I’m hopeful Linux can mature into something with close to MacOS’s ease of use and elegance. It’s nice to have alternatives! The price is right, too... ;-)
Yeah, Zorin is probably my second favorite. You’re right, Zorin Lite is great for older computers and I have installed it for people getting away from XP with no problems.
Also, Minix is microkernel and Linux is macro kernel.
Don’t like Gnome3. All the easy customizatons are gone. The task bar is gone. It takes two or more steps to do what I could do in one step with Gnome-2.
I want a desktop for a workstation, not for a touchscreen appliance.
Cinnamon on top of gnome-3 is an improvement, but then vnc has problems with it.
I am a Linux developer, but I gotta say, with the Linux desktop, nothing is easy and with Gnome-3, it only got worse.
Most of my work is done in a terminal window with vim and other tools, but just setting up the desktop to be usable is such a bear.
> I HATE HATE HATE Gnome 3.
“It isnt like you lose access to some essential Linux exclusive programs by not having it.”
No, you just losing a good deal of spending cash going that route.
You use a video screen?
I'll bet you use ASCII, too.
Real men use flashing lights to indicate hex addresses - and that's only when they're taking a shortcut from pure binary.
There are 10 kinds of people, those who know binary and those who don’t.
I just took a quick look at Zorin OS, I have a PC for the in laws that needs a new OS (it currently has XP) and think I’ll give that a try.
Most important for them is similarity to XP. They’re in their mid to late 70’s so a “drastic” change in the OS look and feel won’t go over too well. Granted, XP was all they ever knew since they got their very first computer from me when they retired. All they need a computer for is web browsing, email and skype.
Do you know if Zorin has Desktop control capabilities in case I need to connect to them for support? They live 350 miles away and being able to support them remotely and use screen sharing is a requirement.
There was a third kind, too, but you can't talk about it.
Blech! Vi? Do you seriously still use Vi in common practice? I’m all about nano!
Vi is the lowest common denominator among line text editors in the Nix world. I still have to use it in VMware when I SSH to a host. Otherwise, I try to avoid it like the plague. I’m just curious if you seriously still use it or used to use it.
Vacuum tubes and EBCDIC, baby.
If one goes out on you, you can't read the result register and you get a checksum fault.
If I had a 4 year old kid, he/she wouldn't need to rely on hex as a crutch...
>>Vi is the lowest common denominator among line text editors in the Nix world<<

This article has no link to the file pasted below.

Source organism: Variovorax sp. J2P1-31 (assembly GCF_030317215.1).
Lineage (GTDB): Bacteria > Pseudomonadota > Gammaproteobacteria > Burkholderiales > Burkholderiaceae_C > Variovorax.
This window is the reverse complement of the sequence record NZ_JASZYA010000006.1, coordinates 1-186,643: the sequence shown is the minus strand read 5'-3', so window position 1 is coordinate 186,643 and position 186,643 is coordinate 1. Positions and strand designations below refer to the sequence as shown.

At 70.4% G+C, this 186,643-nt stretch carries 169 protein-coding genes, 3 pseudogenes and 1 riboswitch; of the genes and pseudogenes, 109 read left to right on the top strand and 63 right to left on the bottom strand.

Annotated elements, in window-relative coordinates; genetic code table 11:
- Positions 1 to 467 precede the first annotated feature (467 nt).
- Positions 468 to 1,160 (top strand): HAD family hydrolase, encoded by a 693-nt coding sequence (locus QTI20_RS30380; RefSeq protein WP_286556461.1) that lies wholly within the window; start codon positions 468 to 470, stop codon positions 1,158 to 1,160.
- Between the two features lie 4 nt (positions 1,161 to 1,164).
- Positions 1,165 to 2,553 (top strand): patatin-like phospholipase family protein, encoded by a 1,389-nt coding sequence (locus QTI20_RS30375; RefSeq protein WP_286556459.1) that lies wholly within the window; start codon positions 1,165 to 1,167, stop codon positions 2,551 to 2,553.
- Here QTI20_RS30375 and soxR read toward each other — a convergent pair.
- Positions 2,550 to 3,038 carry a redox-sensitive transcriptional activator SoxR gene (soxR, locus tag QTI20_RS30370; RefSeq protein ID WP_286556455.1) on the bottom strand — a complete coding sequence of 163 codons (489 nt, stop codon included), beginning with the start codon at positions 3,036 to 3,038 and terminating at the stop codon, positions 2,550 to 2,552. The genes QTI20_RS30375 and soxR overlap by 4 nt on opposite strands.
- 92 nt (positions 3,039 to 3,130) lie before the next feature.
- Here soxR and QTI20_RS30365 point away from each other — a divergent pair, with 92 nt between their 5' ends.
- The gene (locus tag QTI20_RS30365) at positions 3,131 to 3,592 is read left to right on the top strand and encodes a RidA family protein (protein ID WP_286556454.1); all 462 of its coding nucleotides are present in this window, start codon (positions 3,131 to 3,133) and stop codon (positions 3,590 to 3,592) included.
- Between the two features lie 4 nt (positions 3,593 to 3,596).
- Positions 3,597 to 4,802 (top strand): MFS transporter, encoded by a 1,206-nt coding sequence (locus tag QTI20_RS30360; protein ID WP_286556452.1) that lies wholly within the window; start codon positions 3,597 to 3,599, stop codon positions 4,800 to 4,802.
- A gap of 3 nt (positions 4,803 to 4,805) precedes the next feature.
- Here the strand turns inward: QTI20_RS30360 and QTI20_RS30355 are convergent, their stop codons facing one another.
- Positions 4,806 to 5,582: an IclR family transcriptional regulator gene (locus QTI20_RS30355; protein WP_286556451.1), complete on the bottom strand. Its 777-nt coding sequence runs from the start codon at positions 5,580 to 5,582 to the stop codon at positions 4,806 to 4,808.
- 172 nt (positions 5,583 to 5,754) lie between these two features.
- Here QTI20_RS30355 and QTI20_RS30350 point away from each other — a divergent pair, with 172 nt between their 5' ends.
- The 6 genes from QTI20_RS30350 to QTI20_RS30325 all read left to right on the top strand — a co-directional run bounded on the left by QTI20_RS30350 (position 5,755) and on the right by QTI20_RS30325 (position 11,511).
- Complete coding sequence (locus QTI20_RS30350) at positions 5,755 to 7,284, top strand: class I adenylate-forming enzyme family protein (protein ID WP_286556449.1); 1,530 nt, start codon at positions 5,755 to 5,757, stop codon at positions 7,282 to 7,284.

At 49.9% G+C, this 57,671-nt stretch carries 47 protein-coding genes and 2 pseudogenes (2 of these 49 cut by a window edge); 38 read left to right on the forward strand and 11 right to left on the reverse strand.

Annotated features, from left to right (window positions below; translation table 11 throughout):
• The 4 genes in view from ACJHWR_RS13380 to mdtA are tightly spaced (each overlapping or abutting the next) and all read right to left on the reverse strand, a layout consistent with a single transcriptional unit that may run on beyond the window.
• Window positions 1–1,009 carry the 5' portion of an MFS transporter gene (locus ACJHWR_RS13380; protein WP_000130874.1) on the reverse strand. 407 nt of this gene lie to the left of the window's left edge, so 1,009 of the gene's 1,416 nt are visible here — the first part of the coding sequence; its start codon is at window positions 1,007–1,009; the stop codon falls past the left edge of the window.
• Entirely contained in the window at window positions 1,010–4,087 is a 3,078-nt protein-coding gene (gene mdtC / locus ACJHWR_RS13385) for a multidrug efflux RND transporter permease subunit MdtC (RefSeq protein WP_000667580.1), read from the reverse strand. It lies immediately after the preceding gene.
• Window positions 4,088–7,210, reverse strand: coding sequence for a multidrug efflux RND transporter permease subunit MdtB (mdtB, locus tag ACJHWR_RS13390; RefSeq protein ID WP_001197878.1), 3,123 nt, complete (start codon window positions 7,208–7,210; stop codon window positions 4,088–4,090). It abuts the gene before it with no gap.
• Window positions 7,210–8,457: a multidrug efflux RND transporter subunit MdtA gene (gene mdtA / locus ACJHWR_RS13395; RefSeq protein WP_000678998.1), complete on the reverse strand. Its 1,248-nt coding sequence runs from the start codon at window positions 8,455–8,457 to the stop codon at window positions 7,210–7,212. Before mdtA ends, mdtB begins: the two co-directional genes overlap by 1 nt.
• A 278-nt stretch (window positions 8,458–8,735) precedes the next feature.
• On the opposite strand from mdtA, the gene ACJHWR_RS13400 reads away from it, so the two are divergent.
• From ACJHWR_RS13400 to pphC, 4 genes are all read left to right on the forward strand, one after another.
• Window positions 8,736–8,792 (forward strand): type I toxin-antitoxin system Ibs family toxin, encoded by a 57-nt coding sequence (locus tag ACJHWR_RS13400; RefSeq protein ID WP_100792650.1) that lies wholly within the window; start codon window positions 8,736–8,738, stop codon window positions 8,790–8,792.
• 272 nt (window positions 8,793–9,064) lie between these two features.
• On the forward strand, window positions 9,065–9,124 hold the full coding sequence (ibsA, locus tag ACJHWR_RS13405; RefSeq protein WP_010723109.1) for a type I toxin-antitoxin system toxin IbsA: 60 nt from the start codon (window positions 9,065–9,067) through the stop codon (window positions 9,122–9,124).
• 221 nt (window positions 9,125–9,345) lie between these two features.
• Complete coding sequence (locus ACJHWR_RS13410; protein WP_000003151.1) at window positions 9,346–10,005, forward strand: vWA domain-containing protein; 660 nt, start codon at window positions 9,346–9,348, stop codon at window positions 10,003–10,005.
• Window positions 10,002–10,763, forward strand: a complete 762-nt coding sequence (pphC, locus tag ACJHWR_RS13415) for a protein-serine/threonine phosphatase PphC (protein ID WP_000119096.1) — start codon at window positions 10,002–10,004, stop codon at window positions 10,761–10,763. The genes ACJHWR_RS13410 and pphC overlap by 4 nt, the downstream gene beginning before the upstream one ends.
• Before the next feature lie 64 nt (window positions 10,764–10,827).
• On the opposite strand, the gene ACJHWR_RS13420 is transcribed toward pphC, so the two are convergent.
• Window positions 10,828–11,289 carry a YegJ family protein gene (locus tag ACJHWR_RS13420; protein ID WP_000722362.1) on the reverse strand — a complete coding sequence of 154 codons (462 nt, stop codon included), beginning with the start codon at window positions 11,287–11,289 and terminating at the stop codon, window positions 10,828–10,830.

That is the point. I go to a lot of different clients. Vi is ALWAYS there, like an old, easy, ugly girlfriend always ready for a booty call.
But I carry around my little “hero kit” with fun toys that help my Unix experiences... :)
Knew an old guy who had worked in a space with one of those. They told him not to worry if the air conditioning ever failed, because he’d never make the door alive anyway. And to think I complained about blue-screens...
>>There was a third kind, too, but you can’t talk about it<<
In the mid 80s, there was rumor that USSR tried and failed at a a trinary computer.
But the Relational Model is trinary so go maybe the Ruskies weren’t all that far off...
>>Knew an old guy who had worked in a space with one of those. <<
There used to be a job replacing the bad tubes (I had a slightly older colleague who did just that).
There was a warehouse-sized room with them damn things.
And yeah, it would be like a bad plasmodium ending if the cooling stopped...
Understood. It’s platform agnostic, so regardless of the distro, I know I can rely on vi to be there. I guess it’s just new to me to see someone extolling its virtues whereas most with whom I associate deride it as useless in a world of Ctrl+ goodness like nano.
Daily. There is stuff that I can do in vi in seconds that I can't do in any other editor in hours. I do lots of stuff with quick macros in vi rather than wasting time with hand-crafted sed/awk solutions for file manipulations. I seriously love vi for that stuff.
LOL, you win.
Personally, I’m a butterfly programmer...
I haven’t been able to get any remote control into that machine yet. If you figure it out I’d love to know what you used.
Will let you know. I’m having a hell of a time getting it to run in full screen mode under VMWare and installing VMWare tools on it.
Thus far, not terribly impressed with it for that reason. Every other Linux I’ve tried has been a 20 minute or less install including VMWare tools and getting it to run full screen. There’s something goofy with Zorin.
“Do you know if Zorin has Desktop control capabilities in case I need to connect to them for support? They live 350 miles away and being able to support them remotely and use screen sharing is a requirement.”
I use the TeamViewer program (www.teamviewer.com) for remote access. Zorin is Debian / Ubuntu based, so TeamViewer should run on Zorin. TeamViewer is available free for private use. Better still, it works across different platforms - control Linux computers from Windows computers, and vice-versa.